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KOSU Welcomes Paul Thorn to Tower Theatre on October 23, 2021.
DOORS AT 7 / SHOW AT 8
- Box office and will call open 30 minutes before doors
- Free parking lot directly south of the theatre across 23rd street
- Full bar inside venue
- ATM in the lobby
- Support acts are subject to change
- No weapons of any kind are allowed in the building
- Visit our website for more information!
BAND BIO - PAUL THORN
“This is the culmination of my whole life in music, coming back to my gospel roots,” says Paul Thorn about his newest album, Don’t Let the Devil Ride. “My message on this record is ‘let’s get together’—I want to help lighten your load and make you smile.” The son of a preacher man, Mississippi-raised Thorn spent much of his childhood in church, participating in multiple weekly services with his father as well as at neighboring African American congregations, where he became entranced with the music whose infectious spirit is captured on the new album.
Don’t Let the Devil Ride collects soulful songs originally cut by black southern gospel groups, and features guests Blind Boys of Alabama, the McCrary Sisters, the Preservation Hall Jazz Horns, and Bonnie Bishop. The album was recorded at three temples of sound: the Sam C. Phillips Recording studio, whose namesake gave another son of Tupelo his start; at FAME Studios in Muscle Shoals, where Thorn worked as a songwriter for legendary producer Rick Hall early in his career; and at Preservation Hall, where horn players from the celebrated jazz venue lent songs a New Orleans vibe.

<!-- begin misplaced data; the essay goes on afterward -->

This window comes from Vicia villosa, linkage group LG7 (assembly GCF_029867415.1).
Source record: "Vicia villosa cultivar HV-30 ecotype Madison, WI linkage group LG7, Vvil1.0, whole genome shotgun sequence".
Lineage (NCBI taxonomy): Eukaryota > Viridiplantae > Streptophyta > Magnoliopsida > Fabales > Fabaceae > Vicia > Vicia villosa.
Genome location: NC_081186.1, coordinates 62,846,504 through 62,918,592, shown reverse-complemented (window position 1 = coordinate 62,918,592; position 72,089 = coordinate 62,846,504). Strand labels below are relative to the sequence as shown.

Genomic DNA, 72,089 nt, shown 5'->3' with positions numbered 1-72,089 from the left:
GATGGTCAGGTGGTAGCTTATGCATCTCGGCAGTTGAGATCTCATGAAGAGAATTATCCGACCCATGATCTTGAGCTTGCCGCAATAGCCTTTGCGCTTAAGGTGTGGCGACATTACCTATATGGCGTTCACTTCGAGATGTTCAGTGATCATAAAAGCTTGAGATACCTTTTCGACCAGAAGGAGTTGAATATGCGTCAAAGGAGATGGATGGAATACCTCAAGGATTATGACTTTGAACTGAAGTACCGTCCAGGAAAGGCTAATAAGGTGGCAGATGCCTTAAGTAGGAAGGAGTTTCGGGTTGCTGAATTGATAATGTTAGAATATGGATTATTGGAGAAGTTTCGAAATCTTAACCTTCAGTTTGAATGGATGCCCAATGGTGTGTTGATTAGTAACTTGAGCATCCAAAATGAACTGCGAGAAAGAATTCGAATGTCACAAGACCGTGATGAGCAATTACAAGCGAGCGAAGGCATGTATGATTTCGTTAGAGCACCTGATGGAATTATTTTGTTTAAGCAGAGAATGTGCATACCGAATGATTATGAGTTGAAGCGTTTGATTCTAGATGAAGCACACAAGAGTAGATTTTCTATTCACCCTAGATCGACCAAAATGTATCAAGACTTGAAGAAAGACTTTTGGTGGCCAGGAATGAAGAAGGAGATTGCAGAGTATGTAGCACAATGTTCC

The new release marks Thorn’s first time recording gospel music, after a dozen albums in roots-rock mode, though his upbringing has previously been reflected in his creation of a body of strikingly original songs. In his own songwriting, Thorn often addresses the foibles of human relationships, although he doesn’t favor the sacred over the profane. As an accomplished painter, former professional boxer, and seasoned skydiver, Thorn has never shied away from new challenges, but cutting a gospel record was just like going home.
Thorn’s father Wayne was a bishop in the Church of God of Prophecy, a Pentecostal denomination, and Thorn was just three when he began singing and playing tambourine at services. Congregational participation was valued more than skilled soloists, and Thorn also found a showcase for his talents at Saturday night “singings.” But his most memorable musical experiences were at an African American branch of his father’s church, the Okolona Sunrise Church of Prophecy. “There might be ten people playing the tambourine, but the rhythm was locked in, and they’d let me play bass. I loved the Appalachian gospel of my parents’ church, but it was a treat to play with those musicians. They worshiped in a different way and the music was different, and I feel blessed to have been in that church setting.”